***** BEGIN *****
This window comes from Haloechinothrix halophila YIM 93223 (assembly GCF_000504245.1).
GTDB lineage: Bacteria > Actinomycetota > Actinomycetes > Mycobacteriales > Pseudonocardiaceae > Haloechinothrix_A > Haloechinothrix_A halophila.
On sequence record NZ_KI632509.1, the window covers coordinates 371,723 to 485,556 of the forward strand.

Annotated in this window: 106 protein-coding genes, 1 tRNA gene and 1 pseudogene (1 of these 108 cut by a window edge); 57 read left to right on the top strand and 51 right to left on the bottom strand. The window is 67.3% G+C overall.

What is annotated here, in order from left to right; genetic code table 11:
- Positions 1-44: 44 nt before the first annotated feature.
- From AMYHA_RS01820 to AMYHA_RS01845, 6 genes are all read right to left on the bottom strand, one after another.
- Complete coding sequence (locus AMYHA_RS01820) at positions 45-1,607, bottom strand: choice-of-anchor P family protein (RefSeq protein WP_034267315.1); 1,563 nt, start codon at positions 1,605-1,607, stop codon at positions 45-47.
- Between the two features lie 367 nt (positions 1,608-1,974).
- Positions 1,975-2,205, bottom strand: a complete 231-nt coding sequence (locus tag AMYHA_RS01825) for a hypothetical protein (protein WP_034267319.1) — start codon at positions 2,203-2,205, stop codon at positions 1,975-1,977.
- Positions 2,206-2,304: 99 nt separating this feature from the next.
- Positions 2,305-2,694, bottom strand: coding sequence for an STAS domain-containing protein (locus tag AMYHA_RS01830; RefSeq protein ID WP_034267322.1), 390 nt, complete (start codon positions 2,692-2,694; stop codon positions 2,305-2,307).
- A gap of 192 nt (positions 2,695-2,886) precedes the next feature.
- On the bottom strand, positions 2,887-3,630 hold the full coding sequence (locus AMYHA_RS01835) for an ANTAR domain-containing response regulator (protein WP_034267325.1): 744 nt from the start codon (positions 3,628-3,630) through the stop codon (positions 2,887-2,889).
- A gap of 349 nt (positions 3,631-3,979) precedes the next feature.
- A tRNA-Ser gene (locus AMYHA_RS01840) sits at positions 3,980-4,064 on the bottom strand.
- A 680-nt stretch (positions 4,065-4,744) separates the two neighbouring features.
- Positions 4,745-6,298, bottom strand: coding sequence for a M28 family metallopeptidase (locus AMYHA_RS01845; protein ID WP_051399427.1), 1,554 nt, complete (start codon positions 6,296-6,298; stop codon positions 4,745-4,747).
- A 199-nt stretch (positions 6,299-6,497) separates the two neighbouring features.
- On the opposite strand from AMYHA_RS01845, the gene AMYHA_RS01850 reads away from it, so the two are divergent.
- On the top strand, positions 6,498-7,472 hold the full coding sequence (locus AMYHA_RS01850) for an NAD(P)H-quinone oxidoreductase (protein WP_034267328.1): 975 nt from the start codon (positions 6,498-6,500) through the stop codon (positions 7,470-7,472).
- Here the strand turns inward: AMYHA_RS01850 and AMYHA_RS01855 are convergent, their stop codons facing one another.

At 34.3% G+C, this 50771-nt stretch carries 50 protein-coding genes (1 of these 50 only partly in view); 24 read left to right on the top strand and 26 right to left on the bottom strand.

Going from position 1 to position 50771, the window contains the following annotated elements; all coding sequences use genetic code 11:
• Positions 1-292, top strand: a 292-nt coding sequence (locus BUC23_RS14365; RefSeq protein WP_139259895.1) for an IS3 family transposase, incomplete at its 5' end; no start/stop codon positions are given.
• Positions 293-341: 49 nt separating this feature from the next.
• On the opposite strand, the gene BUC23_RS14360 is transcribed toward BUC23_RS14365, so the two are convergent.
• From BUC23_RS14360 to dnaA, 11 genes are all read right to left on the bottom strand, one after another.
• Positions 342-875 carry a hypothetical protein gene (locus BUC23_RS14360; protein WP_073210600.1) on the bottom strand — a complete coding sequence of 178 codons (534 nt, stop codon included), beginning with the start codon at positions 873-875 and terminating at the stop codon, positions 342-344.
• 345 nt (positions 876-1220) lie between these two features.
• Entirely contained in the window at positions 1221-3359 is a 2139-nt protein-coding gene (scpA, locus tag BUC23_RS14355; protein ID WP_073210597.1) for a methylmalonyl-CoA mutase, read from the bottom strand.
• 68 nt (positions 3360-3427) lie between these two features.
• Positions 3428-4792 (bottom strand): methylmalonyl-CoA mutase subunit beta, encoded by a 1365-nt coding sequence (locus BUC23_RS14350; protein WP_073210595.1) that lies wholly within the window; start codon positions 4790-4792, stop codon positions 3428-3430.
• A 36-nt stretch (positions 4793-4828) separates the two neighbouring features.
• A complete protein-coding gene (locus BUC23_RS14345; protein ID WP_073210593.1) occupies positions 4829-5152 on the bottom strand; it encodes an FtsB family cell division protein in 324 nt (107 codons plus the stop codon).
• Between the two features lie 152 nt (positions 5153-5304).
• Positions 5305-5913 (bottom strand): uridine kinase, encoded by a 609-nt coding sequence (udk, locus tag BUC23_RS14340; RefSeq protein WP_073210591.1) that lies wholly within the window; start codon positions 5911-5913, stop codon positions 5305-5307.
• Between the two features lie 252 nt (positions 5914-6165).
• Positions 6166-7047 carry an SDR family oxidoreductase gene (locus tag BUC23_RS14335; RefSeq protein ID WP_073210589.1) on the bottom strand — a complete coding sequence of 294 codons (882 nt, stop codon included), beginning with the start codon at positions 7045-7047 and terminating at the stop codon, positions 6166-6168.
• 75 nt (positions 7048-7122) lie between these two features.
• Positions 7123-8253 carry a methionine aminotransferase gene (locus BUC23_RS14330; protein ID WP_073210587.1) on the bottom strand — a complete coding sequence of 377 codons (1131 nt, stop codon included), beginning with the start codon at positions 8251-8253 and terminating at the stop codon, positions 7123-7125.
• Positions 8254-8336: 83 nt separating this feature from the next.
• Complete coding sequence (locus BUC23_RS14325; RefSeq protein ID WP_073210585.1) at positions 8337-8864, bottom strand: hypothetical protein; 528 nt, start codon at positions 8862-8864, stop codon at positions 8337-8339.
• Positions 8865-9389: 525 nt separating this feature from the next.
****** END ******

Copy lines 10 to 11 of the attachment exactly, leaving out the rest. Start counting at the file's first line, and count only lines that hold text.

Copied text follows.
- Positions 1,975-2,205, bottom strand: a complete 231-nt coding sequence (locus tag AMYHA_RS01825) for a hypothetical protein (protein WP_034267319.1) — start codon at positions 2,203-2,205, stop codon at positions 1,975-1,977.
- Positions 2,206-2,304: 99 nt separating this feature from the next.